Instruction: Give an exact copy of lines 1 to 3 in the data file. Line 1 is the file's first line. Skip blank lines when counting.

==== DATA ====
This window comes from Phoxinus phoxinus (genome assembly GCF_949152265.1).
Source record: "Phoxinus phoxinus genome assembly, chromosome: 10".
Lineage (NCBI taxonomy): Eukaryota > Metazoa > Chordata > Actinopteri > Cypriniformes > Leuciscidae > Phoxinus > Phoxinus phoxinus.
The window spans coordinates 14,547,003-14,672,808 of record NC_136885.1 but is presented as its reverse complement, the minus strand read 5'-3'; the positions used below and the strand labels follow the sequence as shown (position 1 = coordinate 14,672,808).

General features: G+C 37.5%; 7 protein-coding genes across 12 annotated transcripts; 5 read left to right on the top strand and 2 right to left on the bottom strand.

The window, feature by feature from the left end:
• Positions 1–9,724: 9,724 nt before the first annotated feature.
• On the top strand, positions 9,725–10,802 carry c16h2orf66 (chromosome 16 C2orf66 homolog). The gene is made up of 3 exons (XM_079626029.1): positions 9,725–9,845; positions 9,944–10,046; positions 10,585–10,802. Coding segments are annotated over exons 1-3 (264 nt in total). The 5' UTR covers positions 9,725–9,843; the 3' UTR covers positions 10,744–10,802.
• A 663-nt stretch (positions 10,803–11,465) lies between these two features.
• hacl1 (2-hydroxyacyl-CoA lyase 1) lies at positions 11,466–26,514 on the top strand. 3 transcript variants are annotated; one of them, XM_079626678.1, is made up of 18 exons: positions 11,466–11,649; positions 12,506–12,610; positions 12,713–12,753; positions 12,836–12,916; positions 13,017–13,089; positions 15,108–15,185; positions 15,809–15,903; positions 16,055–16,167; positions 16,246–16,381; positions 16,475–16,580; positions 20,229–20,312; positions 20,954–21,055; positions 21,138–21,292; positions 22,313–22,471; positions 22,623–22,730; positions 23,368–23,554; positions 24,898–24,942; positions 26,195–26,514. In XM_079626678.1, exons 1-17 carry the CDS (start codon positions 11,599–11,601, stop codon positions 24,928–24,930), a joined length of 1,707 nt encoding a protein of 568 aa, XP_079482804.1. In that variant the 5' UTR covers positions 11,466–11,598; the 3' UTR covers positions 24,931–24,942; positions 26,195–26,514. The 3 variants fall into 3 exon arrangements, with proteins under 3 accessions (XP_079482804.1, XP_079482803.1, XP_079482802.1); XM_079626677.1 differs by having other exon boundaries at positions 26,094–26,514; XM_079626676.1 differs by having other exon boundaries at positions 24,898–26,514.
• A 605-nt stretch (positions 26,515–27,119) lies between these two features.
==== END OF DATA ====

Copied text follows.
This window comes from Phoxinus phoxinus (genome assembly GCF_949152265.1).
Source record: "Phoxinus phoxinus genome assembly, chromosome: 10".
Lineage (NCBI taxonomy): Eukaryota > Metazoa > Chordata > Actinopteri > Cypriniformes > Leuciscidae > Phoxinus > Phoxinus phoxinus.